You are scared of the potty.  This frustrates me to no end since you were going on the toilet for some time before you suddenly refused.  But I'm trying to be patient while you figure things out.
Everyone says you look just like Lucy. And you do.  How lucky am I to get two daughters with such striking beauty?  A rarity indeed.

You want to be just like your older siblings.  But you are your own person and don't ever let anyone put you in a shadow.

You are a caretaker.  Concerned.  You are cautious of strangers yet fearless and brave in the face of danger.  You care less about dramatics and prefer to figure things out on your own.  You spend much of your day alone, wandering about the house, yet rarely do you get into trouble.  When I go in search of you, nine times out of ten I will find you quietly crouching in your room reading Sandra Boynton.

You've got the toughest spot in the family.  No longer the baby.  Not the first born.  Not even the first girl.  Someone will always beat you to the punch.  And yet, instead of fighting to be seen and heard, you seem content with your place.  It's why I've been known to call you my favorite.  And you know, not really, because that would be wrong.  But when a mom has four, she'll choose the one who gives her the least attitude during the day and the most sleep at night.  You win, my dear.

Happiest of birthdays to our two-year-old.

Monday, October 21, 2013

Just an Excuse to Post a Really Cute Picture

I'm sitting here at the computer and out of the corner of my eye I'm watching Katherine take an entire roll of floss out of a brand new container.  It's giving me some peace and quiet so I don't even care.  And it was free from the dentist so, you know...

Now she's trying to press the buttons on the netbook where William and Lucy are watching It's The Great Pumpkin, Charlie Brown.  William tells her no but she insists.  Then he says, "Katherine, you're almost going to be two.  You need to be a better listener."

And that's called irony, my dear boy.

I took the babies to my mom's this weekend.  Brian went to a Notre Dame football game and dropped the older kids off at his mom's on the way there since school was out on fall break.  It was a lot of shuffling around and a really long two-and-a-half-hour drive by myself with two babies but it was worth it rather than spending the weekend as a football widow with four kids.

The boys were battling strep throat last week.  I used to get all stressed out when one of the kids was sick.  Now, with four kids, two in school, it's just become a way of life.  The school year begins and I wonder, again, why our clinic doesn't have some sort of punch card program.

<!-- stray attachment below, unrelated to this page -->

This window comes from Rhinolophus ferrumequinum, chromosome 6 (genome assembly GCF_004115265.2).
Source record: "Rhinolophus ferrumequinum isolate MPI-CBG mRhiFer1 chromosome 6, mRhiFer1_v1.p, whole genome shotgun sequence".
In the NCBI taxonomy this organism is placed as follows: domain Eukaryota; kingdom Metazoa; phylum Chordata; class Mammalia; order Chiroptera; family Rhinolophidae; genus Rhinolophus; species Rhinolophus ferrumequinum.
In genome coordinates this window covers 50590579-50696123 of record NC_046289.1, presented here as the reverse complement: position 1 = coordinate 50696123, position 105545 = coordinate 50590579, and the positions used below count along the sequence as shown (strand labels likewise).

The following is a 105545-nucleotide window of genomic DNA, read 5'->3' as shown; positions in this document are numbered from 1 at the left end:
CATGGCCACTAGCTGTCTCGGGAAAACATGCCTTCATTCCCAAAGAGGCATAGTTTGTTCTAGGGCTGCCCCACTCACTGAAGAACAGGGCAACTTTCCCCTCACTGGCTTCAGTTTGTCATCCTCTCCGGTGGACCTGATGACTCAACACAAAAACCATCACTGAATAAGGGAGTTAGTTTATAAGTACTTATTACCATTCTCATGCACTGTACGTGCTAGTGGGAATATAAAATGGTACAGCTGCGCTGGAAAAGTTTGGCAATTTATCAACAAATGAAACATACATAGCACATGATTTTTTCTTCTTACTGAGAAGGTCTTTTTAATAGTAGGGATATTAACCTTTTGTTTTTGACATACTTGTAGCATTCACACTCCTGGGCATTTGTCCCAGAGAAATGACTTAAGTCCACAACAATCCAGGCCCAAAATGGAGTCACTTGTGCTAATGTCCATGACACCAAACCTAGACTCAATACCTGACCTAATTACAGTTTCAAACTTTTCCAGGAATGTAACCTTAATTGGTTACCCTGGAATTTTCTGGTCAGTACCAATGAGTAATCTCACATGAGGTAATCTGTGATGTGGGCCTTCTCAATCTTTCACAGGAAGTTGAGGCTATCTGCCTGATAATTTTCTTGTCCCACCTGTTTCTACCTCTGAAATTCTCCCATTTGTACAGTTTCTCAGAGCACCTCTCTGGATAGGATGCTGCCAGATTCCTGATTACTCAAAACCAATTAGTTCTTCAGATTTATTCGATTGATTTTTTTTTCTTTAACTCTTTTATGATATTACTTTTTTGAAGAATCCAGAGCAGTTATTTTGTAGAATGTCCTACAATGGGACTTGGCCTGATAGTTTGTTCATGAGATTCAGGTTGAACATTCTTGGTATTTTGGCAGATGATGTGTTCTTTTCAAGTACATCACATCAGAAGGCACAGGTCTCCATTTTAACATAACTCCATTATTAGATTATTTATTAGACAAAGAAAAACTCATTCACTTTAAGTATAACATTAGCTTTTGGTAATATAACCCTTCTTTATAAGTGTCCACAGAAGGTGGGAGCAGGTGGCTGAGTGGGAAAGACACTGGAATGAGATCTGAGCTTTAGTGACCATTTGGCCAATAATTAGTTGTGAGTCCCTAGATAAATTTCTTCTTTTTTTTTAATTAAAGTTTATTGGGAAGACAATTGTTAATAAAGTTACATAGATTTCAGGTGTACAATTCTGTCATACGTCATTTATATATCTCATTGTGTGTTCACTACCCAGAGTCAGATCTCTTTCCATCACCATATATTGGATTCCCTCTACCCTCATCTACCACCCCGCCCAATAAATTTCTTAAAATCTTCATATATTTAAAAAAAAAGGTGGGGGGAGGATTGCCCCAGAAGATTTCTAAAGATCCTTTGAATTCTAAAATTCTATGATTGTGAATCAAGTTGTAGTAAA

But Bobby's situation was especially tricky.  He's just ten months old today and that's pretty young to get a strep case.  At first I wasn't even certain that's what it was.  He was prescribed a powerful antibiotic since our area, in particular, has seen a lot of amoxicillin-resistant strep strains.  The antibiotic is disgusting with a capital D.  On his third dose he actually gaged himself and threw everything up.  And the diarrhea and subsequent diaper rash that it causes...I haven't seen anything like it.

I had so much anxiety around giving him his medicine that by Day 3 I convinced myself he didn't really have strep so I quit the drugs.  And so by the next day he had a full on strep rash.  I tried to call the clinic to get a new antibiotic but the on-call weekend doc wouldn't budge.  I wanted to punch someone.

Regardless, I still had a relaxing weekend at my mom's with half of my kids.  The weather was cold but I took the babies for a quick walk outside anyway just to get some fresh air.  Katherine refused to wear her mittens even though I'm certain the windchill hovered just above zero.  She also refused to leave the playground as Bobby and I were most certainly getting frostbite.  Definitely a Minnesotan, that one.
Stop the cuteness.  Stop it right now.  I mean summer's my favorite with swimsuits and sun-kissed skin.  But a babies in beanies?  I feel sorry for Florida babies.

I beat Brian home yesterday by four or five hours.  We did a quick dinner and bath and early bedtime.  Then I had time to get my ducks in a row before the rest of the army arrived.  And then I got the text.

"L just threw up in the car."

An expletive may have escaped my lips.

I mean c'mon.  Give a lady a break.

When she got home she seemed fine.  And Brian said she ate dinner fine.  I was confused.

"Tell me exactly what happened." I said to Brian.

He said she was reading in the car with the light on.  And then playing with his iPhone.

"Brian," I said, "she got carsick."

It happened one other time to her but it was so long ago it didn't even occur to me until I put all the facts together.

She slept soundly through the night.  Woke up and ate breakfast like normal and went to school.